By Kathleen Bianco, J.D.
An Illinois resident filed a products liability suit in Illinois state court against McDonald’s Corporation, alleging that manufacturing and marketing defects in salads sold in numerous restaurants across the Midwest were the cause of her cyclospora poisoning. The complaint asserted strict liability, negligence, negligence per se, and breach of implied warranty claims. The consumer estimates her damages to be in excess of $50,000 (Smith v. McDonald’s Corp., July 16, 2018).
On numerous occasions during May and June of 2018, the consumer purchased McDonald’s salads at her local McDonald’s. On or about June 5, 2018, she began experiencing various gastrointestinal ailments, including cramping, nausea, and diarrhea. Over several days, the symptoms grew to include fever, vomiting, and dehydration, which resulted in the consumer seeking medical attention and a diagnosis of a stomach virus. When her condition failed to improve, she sought further medical treatment and was eventually diagnosed with cyclospora poisoning. Cyclospora is a parasite that causes an intestinal infection. Cyclospora is spread when food or water contaminated with feces is ingested. If untreated, the illness often lasts for months. On July 13, 2018, the link between the McDonald’s salads and the cyclospora outbreak was made public and McDonald’s pulled the salads from the affected stores.
Allegations. The consumer’s strict products liability, negligence, and negligence per se claims are based on allegations that the salads sold by McDonald’s were contaminated when they left the company’s possession and control and the contamination rendered them unreasonably dangerous for their intended purpose—human consumption. The complaint further alleged that McDonald’s owed a duty of reasonable care to consumers to provide food that was safe for consumption and in compliance with all applicable health regulations, and that McDonald’s breached that duty when it sold salads contaminated with cyclospora. Finally, the consumer contended that the company’s failure to provide unadulterated products and/or warn consumers of potentially hazardous conditions with respect to the products was a direct, proximate, and producing cause of her injuries and damages.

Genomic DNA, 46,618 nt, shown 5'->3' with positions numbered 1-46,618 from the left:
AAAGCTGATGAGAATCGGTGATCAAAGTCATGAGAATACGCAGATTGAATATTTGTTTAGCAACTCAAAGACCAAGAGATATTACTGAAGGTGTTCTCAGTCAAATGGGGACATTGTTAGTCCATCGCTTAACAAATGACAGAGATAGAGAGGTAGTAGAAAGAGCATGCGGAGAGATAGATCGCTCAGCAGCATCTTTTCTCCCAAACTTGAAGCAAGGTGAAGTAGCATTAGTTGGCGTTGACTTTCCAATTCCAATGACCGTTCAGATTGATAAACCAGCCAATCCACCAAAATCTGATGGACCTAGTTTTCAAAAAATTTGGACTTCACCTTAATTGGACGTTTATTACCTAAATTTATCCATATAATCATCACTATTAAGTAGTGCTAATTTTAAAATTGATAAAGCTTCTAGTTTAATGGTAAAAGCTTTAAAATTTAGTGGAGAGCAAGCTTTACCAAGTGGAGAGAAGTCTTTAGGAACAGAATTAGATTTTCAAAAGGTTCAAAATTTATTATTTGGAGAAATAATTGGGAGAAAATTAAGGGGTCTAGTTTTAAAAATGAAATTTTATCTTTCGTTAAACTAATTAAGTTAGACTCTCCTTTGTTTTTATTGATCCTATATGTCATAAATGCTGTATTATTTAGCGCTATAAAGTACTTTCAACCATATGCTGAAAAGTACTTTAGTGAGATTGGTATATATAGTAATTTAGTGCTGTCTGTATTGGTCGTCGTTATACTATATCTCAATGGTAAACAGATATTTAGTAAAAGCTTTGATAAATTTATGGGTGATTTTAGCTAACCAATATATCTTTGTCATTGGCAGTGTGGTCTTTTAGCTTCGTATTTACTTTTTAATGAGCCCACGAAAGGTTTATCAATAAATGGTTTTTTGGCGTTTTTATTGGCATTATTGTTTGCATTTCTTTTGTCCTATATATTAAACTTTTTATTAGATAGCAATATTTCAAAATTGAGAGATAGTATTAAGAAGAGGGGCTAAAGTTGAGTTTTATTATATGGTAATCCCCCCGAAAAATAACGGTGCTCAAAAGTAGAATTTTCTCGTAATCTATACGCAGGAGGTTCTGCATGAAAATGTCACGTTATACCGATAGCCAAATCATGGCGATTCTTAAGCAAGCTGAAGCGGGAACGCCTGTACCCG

The complaint also stated a count for breach of implied warranty of merchantability based on McDonald’s having held out unreasonably dangerous products to the public as being safe when it knew or had reason to know that the products were not safe and that the public would consume them.
Relief sought. The consumer’s complaint seeks a jury trial and damages for past and future economic and non-economic losses, court costs, pre- and post-judgment interest at the highest rate allowed by law, and any other relief deemed appropriate by the court.
Attorneys: Peter J. Flowers (Meyers & Flowers LLC) for Jennifer Smith.
Companies: McDonald’s Corp.
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